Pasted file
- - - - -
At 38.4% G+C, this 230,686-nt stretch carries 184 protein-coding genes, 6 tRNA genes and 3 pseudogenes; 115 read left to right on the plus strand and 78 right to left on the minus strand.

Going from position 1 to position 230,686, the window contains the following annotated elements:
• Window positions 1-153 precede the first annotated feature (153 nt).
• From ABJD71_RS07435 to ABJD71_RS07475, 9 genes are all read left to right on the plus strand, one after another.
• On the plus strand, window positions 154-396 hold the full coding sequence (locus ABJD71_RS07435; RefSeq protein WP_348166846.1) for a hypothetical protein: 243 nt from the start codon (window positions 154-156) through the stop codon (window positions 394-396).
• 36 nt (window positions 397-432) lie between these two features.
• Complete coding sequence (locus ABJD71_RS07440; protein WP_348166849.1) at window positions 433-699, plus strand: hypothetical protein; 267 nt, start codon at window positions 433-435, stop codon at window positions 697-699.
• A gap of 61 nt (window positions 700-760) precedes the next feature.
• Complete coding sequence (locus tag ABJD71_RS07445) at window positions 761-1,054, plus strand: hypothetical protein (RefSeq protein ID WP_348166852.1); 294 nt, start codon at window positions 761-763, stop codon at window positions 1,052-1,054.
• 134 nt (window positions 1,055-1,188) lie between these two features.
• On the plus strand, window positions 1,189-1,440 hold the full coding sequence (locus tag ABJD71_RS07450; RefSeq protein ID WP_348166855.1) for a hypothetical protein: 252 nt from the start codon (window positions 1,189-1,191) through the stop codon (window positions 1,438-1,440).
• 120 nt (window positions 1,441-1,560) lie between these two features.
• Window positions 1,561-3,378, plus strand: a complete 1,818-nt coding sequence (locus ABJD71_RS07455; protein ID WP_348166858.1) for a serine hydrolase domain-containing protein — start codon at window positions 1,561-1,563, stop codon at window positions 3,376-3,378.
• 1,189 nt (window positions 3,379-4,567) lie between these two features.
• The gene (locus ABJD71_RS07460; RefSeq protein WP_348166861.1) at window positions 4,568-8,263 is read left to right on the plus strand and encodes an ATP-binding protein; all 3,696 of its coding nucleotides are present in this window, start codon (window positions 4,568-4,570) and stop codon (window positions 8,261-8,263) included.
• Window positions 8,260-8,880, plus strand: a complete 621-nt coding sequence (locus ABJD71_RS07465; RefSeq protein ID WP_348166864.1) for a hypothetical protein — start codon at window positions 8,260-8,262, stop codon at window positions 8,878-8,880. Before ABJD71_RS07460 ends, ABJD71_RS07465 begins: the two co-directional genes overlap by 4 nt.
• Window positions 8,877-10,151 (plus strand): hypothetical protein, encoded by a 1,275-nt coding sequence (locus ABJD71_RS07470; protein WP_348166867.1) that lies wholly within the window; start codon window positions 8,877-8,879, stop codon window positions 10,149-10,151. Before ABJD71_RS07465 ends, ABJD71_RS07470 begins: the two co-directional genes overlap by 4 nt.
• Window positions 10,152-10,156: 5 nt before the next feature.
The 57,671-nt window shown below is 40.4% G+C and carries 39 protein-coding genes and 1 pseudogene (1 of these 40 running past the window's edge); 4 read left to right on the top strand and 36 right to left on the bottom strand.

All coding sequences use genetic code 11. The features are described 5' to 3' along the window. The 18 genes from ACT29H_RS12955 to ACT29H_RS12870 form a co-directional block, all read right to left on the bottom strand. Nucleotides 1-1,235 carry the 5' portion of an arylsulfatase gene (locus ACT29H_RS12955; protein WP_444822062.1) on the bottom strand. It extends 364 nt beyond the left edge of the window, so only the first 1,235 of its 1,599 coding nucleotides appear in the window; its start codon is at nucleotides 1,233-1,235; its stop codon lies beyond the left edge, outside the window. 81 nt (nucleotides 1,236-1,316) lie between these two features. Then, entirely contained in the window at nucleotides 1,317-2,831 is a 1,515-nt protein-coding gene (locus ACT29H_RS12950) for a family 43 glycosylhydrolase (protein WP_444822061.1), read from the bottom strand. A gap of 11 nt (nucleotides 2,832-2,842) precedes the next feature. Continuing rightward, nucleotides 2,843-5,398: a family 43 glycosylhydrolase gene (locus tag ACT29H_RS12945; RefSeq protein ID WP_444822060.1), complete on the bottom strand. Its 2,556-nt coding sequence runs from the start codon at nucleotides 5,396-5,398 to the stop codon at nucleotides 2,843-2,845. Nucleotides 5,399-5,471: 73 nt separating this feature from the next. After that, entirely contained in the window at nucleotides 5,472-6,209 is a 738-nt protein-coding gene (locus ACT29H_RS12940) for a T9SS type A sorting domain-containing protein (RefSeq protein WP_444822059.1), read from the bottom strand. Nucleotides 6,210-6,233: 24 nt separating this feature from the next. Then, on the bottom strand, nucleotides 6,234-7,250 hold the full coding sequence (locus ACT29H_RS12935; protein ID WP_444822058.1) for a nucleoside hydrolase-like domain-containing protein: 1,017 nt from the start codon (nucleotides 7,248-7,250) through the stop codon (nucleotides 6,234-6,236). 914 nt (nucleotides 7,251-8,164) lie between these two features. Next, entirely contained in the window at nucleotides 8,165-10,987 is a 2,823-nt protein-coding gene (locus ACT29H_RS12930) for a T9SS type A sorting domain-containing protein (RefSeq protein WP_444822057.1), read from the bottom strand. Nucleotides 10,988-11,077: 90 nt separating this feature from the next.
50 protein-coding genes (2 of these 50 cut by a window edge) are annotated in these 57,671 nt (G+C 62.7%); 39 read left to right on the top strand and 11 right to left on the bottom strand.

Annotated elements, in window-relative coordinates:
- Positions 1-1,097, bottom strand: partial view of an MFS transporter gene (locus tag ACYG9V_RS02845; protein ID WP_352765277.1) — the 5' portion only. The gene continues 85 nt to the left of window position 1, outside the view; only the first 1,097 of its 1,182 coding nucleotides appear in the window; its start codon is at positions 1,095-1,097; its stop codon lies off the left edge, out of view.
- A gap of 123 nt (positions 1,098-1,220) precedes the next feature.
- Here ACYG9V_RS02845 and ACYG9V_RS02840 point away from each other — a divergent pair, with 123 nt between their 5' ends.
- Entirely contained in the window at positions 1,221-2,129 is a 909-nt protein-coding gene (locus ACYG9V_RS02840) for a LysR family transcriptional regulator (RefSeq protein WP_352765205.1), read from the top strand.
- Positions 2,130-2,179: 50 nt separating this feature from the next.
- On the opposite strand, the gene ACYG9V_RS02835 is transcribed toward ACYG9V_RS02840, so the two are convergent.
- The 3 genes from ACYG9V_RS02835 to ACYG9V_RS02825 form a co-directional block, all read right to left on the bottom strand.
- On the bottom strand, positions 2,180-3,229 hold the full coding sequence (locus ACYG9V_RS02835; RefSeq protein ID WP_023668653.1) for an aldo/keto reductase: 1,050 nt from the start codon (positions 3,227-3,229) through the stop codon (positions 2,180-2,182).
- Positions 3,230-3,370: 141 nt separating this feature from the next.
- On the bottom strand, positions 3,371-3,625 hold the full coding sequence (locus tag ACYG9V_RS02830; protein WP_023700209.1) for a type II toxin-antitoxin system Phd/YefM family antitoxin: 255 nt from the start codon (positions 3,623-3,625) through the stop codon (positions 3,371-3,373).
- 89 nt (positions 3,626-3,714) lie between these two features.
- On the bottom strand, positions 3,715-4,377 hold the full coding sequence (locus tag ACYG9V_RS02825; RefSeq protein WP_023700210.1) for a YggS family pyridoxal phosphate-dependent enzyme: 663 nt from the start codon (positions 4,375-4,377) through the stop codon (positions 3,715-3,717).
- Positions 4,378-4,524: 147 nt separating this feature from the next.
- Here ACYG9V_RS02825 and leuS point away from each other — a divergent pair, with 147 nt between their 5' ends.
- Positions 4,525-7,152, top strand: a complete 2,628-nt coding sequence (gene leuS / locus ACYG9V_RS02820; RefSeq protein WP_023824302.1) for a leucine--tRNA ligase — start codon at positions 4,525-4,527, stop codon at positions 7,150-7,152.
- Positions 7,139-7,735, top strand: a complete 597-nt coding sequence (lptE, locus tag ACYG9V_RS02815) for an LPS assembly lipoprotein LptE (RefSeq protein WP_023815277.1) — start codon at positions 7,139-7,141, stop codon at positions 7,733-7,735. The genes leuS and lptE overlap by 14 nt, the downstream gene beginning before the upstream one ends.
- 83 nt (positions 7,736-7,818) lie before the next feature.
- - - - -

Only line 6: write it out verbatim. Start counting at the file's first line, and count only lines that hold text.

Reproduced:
• 36 nt (window positions 397-432) lie between these two features.